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MN Tribal Opposition Continues over Oil Pipeline Expansion

Tribal groups are calling for a Minnesota oil pipeline expansion to halt permanently. (iStockphoto)
Tribal groups are calling for a Minnesota oil pipeline expansion to halt permanently. (iStockphoto)
February 25, 2016

ST. PAUL, Minn. - A new oil pipeline project for Northern Minnesota is being delayed an extra two years, but tribal groups say that's not enough.

The proposed Enbridge Sandpiper pipeline and a replacement for an existing line have been pushed back until 2019, because the Minnesota Supreme Court has ordered the company to finish an environmental impact study first.

Winona LaDuke, executive director of the Native-led environmental group Honor the Earth, says two new reservations would be affected by the proposed oil pipeline expansions.

"The pipelines would cross through the middle of the heart of our wild rice territory, the most sacred food of our people," she says. "We don't like the pipelines in our territory, we don't want the risk and we also don't like the fact they cause climate change."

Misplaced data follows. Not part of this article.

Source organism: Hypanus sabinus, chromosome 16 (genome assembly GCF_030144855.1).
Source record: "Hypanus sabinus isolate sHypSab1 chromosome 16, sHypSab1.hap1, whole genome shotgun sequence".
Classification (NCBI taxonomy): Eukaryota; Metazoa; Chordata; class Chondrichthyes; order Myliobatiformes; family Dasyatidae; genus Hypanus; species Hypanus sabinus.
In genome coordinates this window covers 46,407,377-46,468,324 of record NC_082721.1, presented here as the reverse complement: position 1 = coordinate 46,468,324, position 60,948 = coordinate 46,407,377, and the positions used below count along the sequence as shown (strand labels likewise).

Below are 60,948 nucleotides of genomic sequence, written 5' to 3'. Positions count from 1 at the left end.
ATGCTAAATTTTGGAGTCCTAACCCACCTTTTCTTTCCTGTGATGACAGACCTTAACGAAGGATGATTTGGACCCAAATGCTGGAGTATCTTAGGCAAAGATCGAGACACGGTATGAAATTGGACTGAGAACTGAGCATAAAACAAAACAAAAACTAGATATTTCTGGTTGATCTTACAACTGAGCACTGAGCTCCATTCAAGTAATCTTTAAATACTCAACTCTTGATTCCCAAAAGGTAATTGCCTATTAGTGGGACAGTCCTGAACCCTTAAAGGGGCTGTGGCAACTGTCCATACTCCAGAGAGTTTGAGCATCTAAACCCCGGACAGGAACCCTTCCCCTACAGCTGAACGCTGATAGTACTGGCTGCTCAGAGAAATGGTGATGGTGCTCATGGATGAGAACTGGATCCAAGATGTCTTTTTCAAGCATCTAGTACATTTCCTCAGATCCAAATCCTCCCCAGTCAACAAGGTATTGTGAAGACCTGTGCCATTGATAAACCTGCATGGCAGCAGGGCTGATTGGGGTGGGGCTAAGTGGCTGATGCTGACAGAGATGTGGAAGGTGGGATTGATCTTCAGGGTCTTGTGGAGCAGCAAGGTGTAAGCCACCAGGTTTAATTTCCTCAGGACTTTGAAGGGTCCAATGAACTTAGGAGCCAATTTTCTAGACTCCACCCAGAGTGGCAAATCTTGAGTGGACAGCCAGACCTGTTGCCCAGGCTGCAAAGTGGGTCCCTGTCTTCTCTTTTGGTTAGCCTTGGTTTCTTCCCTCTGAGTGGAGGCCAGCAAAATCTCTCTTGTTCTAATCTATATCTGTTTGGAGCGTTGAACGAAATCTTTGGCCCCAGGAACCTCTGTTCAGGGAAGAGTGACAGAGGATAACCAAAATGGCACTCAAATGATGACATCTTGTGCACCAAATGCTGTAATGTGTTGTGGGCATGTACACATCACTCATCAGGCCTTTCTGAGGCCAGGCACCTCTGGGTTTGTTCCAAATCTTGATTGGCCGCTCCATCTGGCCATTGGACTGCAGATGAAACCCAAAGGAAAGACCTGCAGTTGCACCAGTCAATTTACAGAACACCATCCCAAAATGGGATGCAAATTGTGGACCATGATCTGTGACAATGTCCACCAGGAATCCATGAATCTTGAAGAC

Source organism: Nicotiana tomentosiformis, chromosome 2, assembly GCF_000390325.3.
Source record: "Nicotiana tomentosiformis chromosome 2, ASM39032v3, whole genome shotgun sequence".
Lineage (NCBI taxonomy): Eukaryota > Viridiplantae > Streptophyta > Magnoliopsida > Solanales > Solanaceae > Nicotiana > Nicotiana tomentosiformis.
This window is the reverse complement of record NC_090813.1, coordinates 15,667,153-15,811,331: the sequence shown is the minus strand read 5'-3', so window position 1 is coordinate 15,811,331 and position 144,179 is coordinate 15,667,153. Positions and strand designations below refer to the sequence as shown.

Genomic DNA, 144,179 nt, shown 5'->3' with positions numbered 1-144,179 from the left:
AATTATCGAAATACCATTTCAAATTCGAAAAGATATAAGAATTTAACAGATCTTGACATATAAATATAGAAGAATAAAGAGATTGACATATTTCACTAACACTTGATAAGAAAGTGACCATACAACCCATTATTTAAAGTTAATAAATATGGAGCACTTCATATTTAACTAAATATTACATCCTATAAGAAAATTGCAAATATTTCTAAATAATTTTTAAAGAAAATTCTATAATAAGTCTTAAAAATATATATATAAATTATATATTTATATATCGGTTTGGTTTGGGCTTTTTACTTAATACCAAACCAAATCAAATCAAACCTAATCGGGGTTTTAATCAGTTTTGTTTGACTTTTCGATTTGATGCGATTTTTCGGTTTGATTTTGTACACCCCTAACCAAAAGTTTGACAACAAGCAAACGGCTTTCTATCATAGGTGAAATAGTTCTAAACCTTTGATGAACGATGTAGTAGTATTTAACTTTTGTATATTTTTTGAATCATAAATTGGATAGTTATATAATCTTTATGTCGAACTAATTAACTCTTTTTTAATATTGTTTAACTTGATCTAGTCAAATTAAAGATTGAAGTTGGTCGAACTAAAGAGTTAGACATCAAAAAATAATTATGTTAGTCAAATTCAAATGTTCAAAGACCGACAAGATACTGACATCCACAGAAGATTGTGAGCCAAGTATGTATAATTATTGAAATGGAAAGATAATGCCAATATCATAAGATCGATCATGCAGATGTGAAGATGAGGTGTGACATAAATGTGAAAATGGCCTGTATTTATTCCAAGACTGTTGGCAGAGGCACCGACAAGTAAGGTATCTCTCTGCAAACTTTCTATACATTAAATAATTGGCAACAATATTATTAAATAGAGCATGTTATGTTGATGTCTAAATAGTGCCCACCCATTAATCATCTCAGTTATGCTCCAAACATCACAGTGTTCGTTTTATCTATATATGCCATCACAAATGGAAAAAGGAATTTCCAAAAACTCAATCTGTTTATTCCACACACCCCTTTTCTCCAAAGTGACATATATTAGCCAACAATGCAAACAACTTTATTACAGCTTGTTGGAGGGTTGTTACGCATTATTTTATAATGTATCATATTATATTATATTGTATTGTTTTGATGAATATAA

LaDuke's group and others have taken Enbridge to court over the pipeline projects, saying they violate treaty agreements.

Enbridge, however, argues new lines are the safest way to deliver oil from North Dakota's Williston Basin.

Andy Pearson, Midwest tar sands coordinator for the group MN350, co-authored a recent report in which he argues the Enbridge project would pose a threat to tribal peoples.

Pearson says the wild rice is not only a cultural necessity for these groups, but also an economic one. According to Minnesota's Department of Natural Resources, about 4,000 people hand-harvest the rice each year.

"The ability of a single project to take away or damage such a fundamental right, and a right that really is relied on as a means of getting by for so many, is to us an unacceptable threat," says Pearson. "As is the climate issue."

Both Pearson and LaDuke are asking Enbridge to completely halt the project and focus instead on expanding its solar power and clean energy projects.

Brandon Campbell, Public News Service - MN